Schools battle violent home lives and disrespect for women
Letter to the Editor
CONGRATULATIONS Bruce Revie on your letter (The Gympie Times, Saturday, March 10) regarding, among other aspects of education,the worrying statistics relating to school suspensions.
Although the number of offending students is probably significantly fewer than the 1190 suspensions (many suspensions being incurred by serial offenders) it is patently obvious, as the headline claimed, "Suspensions aren't working."
Like you, I can recall the head teacher swishing the cane against his trouser leg as he patrolled the playground and the corridors outside the classrooms.
Interestingly, none of the kids died of fright and, in fact, the cane was sparingly employed.
But if a recalcitrant were "sent to the office" he usually behaved appropriately for the rest of the day and his classmates followed suit.
But long gone are the days of Goldsmith's village school master...
"A man severe he was and stern to view;
I knew him well and every truant knew."
In recent years some schools instituted a system of classroom withdrawal for persistently disruptive and invariably insolent pupils.
After several warnings,the teacher could refer the trouble-maker to the ironically and ambitiously titled "Responsible Thinking Classroom."
There, under the supervision of an experienced teacher, the miscreant would write an acknowledgement of his or her transgressions and make a plan to reform.
Most days the same students populated the RTC - so the intended reform was rarely achieved.
But the system, now unfortunately largely abandoned, allowed the classroom teacher and the motivated students some "clear air " to teach and learn.
I suspect that this is the only merit in suspension too - a major impediment to teaching and learning is out of the way for a while.
Otherwise, a suspension is, as you said in your letter, "a reward for bad behaviour", a form of "sanctioned truancy", a licence for a few carefree days on the skateboard or thumbing the game boy.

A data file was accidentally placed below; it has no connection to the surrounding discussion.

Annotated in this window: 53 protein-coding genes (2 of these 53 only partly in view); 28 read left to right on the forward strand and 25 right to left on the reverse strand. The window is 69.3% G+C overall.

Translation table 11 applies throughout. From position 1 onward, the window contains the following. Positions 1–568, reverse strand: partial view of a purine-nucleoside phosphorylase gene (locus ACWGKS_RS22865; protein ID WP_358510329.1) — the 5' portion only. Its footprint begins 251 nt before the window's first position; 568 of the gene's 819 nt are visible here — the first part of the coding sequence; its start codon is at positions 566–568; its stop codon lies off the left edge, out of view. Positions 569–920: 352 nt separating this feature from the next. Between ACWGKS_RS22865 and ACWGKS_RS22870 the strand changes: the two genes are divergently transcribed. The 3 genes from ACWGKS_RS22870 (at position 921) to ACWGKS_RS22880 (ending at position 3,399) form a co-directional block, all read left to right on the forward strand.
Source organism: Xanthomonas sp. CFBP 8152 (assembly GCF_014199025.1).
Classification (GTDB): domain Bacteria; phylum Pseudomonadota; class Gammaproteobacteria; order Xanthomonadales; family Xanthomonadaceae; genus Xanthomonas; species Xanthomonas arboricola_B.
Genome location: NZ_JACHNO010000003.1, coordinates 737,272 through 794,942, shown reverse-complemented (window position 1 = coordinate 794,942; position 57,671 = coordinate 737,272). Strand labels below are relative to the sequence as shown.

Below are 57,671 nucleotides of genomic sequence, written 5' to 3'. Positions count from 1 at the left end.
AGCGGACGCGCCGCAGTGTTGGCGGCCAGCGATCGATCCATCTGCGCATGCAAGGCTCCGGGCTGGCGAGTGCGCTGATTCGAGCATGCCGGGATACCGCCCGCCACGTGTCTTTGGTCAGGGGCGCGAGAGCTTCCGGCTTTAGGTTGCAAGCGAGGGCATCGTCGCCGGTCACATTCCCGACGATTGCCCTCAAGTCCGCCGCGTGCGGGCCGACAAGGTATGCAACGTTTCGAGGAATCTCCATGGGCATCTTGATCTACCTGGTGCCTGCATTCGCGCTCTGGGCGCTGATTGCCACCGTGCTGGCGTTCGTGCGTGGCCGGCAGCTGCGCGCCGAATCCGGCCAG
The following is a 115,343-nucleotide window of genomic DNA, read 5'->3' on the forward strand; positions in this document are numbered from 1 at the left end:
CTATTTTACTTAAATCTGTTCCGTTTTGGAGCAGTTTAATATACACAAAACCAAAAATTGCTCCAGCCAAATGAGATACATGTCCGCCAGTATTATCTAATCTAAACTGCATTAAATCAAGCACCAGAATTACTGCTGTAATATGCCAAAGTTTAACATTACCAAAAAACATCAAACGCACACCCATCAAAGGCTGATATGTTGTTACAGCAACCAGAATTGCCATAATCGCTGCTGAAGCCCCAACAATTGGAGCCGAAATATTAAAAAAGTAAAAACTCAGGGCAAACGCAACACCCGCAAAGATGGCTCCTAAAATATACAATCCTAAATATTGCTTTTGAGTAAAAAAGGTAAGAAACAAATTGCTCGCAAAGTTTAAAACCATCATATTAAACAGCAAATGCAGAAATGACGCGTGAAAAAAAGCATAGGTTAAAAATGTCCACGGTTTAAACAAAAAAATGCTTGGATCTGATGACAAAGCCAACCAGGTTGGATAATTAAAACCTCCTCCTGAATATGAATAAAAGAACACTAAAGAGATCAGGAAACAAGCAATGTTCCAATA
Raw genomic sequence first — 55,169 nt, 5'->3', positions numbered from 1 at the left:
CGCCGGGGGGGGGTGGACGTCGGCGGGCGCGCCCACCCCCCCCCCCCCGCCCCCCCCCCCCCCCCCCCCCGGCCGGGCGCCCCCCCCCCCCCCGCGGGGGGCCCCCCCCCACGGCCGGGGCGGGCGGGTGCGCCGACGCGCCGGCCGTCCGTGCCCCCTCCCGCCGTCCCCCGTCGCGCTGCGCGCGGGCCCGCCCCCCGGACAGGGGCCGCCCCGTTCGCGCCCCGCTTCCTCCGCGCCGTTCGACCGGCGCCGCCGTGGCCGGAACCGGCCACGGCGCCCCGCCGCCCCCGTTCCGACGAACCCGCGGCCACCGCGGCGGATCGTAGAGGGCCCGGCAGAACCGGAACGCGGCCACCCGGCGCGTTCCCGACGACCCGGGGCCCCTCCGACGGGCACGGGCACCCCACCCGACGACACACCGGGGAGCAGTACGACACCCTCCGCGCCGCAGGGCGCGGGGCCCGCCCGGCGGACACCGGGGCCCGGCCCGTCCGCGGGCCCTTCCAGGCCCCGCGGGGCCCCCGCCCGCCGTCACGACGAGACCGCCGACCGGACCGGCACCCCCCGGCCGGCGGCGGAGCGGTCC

Ironically, the good kids have to sweat on a cyclone or some other major emergency to jag even a day or two of unscheduled freedom.
And, unfortunately, the unintended "reward factor " is not balanced by any deterrent effect because those directly affected do not value education.
And you are right to lament the passing of an era when parents unequivocally supported the school's efforts to inculcate appropriate standards of behaviour.
Today some school administrators are intimidated by the violence in the background of their most troublesome students.
You accurately identified several societal influences which no doubt have contributed to the overall decline in school discipline.
And there may be yet another subtle and sinister contributing factor - the declining proportion of males in the teaching profession.
This is not a criticism of female teachers. They are, in my experience, generally highly professional and dedicated people, as committed as their male counterparts to their students' welfare.
But, sadly, in our society females are not universally respected and are too often the victims of violence by men. It is possible, even likely, that some of that learned attitude of disrespect is being manifested in the school environment.
After all, as Wordsworth remarked somewhat paradoxically some 200 years ago:.
"The child is father of the man."
Like you Mr Revie, I am not sure what has brought us to this rather sorry pass in the matter of school discipline. But I suspect that to mention "discipline" in the context of children's behaviour is something of a taboo - and that reflects societal as much as educational values.
And while suspension remains the main instrument of "discipline" in schools there is little likelihood that the situation will improve.
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